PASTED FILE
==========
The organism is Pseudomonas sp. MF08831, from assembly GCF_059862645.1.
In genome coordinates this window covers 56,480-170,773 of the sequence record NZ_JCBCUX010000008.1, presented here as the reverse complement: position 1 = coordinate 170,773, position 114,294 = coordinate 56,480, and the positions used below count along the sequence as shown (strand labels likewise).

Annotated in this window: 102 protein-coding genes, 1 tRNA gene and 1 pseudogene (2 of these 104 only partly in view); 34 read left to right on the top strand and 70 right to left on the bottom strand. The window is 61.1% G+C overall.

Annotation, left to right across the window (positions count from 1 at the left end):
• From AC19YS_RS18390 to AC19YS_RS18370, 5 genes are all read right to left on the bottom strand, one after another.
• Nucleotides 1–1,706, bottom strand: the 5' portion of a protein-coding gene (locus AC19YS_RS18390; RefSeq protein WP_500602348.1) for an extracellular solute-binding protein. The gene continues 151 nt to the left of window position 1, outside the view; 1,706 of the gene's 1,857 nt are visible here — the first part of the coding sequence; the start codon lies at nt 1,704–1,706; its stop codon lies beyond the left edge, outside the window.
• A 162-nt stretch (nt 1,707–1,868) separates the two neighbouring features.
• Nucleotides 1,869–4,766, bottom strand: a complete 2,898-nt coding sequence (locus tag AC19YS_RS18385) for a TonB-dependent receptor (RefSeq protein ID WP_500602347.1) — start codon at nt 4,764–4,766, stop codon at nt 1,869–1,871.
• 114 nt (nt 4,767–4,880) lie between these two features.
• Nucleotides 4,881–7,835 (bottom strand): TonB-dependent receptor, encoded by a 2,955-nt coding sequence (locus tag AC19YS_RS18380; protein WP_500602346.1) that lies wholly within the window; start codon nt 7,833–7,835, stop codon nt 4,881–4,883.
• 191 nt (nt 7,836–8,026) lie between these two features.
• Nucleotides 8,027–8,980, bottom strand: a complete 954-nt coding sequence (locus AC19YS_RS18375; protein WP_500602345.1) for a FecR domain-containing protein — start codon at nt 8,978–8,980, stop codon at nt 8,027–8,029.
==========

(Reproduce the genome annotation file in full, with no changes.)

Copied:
The organism is Pseudomonas sp. MF08831, from assembly GCF_059862645.1.
In genome coordinates this window covers 56,480-170,773 of the sequence record NZ_JCBCUX010000008.1, presented here as the reverse complement: position 1 = coordinate 170,773, position 114,294 = coordinate 56,480, and the positions used below count along the sequence as shown (strand labels likewise).

Annotated in this window: 102 protein-coding genes, 1 tRNA gene and 1 pseudogene (2 of these 104 only partly in view); 34 read left to right on the top strand and 70 right to left on the bottom strand. The window is 61.1% G+C overall.

Annotation, left to right across the window (positions count from 1 at the left end):
• From AC19YS_RS18390 to AC19YS_RS18370, 5 genes are all read right to left on the bottom strand, one after another.
• Nucleotides 1–1,706, bottom strand: the 5' portion of a protein-coding gene (locus AC19YS_RS18390; RefSeq protein WP_500602348.1) for an extracellular solute-binding protein. The gene continues 151 nt to the left of window position 1, outside the view; 1,706 of the gene's 1,857 nt are visible here — the first part of the coding sequence; the start codon lies at nt 1,704–1,706; its stop codon lies beyond the left edge, outside the window.
• A 162-nt stretch (nt 1,707–1,868) separates the two neighbouring features.
• Nucleotides 1,869–4,766, bottom strand: a complete 2,898-nt coding sequence (locus tag AC19YS_RS18385) for a TonB-dependent receptor (RefSeq protein ID WP_500602347.1) — start codon at nt 4,764–4,766, stop codon at nt 1,869–1,871.
• 114 nt (nt 4,767–4,880) lie between these two features.
• Nucleotides 4,881–7,835 (bottom strand): TonB-dependent receptor, encoded by a 2,955-nt coding sequence (locus tag AC19YS_RS18380; protein WP_500602346.1) that lies wholly within the window; start codon nt 7,833–7,835, stop codon nt 4,881–4,883.
• 191 nt (nt 7,836–8,026) lie between these two features.
• Nucleotides 8,027–8,980, bottom strand: a complete 954-nt coding sequence (locus AC19YS_RS18375; protein WP_500602345.1) for a FecR domain-containing protein — start codon at nt 8,978–8,980, stop codon at nt 8,027–8,029.